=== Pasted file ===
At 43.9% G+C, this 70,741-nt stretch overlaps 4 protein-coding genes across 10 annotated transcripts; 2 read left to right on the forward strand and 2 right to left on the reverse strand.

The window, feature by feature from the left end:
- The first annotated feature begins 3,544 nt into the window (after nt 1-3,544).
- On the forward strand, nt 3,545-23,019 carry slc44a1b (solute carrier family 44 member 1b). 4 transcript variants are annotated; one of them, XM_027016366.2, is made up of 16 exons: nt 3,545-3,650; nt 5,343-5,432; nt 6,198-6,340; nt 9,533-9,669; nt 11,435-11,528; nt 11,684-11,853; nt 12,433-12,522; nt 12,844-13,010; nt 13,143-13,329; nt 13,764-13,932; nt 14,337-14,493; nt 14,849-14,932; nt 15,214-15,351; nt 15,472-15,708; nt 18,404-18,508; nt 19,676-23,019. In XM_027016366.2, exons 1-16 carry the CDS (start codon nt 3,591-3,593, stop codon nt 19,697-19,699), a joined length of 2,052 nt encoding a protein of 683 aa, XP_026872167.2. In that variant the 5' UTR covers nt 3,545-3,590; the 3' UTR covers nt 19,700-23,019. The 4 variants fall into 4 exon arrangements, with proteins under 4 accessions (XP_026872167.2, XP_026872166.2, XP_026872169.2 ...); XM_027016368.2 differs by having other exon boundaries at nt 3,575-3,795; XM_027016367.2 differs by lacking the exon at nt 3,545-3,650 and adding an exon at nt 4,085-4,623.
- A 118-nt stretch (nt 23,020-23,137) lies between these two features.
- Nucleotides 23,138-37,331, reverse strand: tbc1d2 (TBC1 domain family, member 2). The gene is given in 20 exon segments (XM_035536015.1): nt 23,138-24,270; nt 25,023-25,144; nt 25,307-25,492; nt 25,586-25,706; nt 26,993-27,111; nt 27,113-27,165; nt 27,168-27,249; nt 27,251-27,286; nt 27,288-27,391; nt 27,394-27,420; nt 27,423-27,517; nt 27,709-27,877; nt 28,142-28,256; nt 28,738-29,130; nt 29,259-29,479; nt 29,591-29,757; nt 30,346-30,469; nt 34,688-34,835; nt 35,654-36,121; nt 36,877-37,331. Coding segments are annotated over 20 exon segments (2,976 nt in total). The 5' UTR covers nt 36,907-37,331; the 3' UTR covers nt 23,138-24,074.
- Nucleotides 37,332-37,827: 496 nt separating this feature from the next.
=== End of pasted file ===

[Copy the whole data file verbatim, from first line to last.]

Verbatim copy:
At 43.9% G+C, this 70,741-nt stretch overlaps 4 protein-coding genes across 10 annotated transcripts; 2 read left to right on the forward strand and 2 right to left on the reverse strand.

The window, feature by feature from the left end:
- The first annotated feature begins 3,544 nt into the window (after nt 1-3,544).
- On the forward strand, nt 3,545-23,019 carry slc44a1b (solute carrier family 44 member 1b). 4 transcript variants are annotated; one of them, XM_027016366.2, is made up of 16 exons: nt 3,545-3,650; nt 5,343-5,432; nt 6,198-6,340; nt 9,533-9,669; nt 11,435-11,528; nt 11,684-11,853; nt 12,433-12,522; nt 12,844-13,010; nt 13,143-13,329; nt 13,764-13,932; nt 14,337-14,493; nt 14,849-14,932; nt 15,214-15,351; nt 15,472-15,708; nt 18,404-18,508; nt 19,676-23,019. In XM_027016366.2, exons 1-16 carry the CDS (start codon nt 3,591-3,593, stop codon nt 19,697-19,699), a joined length of 2,052 nt encoding a protein of 683 aa, XP_026872167.2. In that variant the 5' UTR covers nt 3,545-3,590; the 3' UTR covers nt 19,700-23,019. The 4 variants fall into 4 exon arrangements, with proteins under 4 accessions (XP_026872167.2, XP_026872166.2, XP_026872169.2 ...); XM_027016368.2 differs by having other exon boundaries at nt 3,575-3,795; XM_027016367.2 differs by lacking the exon at nt 3,545-3,650 and adding an exon at nt 4,085-4,623.
- A 118-nt stretch (nt 23,020-23,137) lies between these two features.
- Nucleotides 23,138-37,331, reverse strand: tbc1d2 (TBC1 domain family, member 2). The gene is given in 20 exon segments (XM_035536015.1): nt 23,138-24,270; nt 25,023-25,144; nt 25,307-25,492; nt 25,586-25,706; nt 26,993-27,111; nt 27,113-27,165; nt 27,168-27,249; nt 27,251-27,286; nt 27,288-27,391; nt 27,394-27,420; nt 27,423-27,517; nt 27,709-27,877; nt 28,142-28,256; nt 28,738-29,130; nt 29,259-29,479; nt 29,591-29,757; nt 30,346-30,469; nt 34,688-34,835; nt 35,654-36,121; nt 36,877-37,331. Coding segments are annotated over 20 exon segments (2,976 nt in total). The 5' UTR covers nt 36,907-37,331; the 3' UTR covers nt 23,138-24,074.
- Nucleotides 37,332-37,827: 496 nt separating this feature from the next.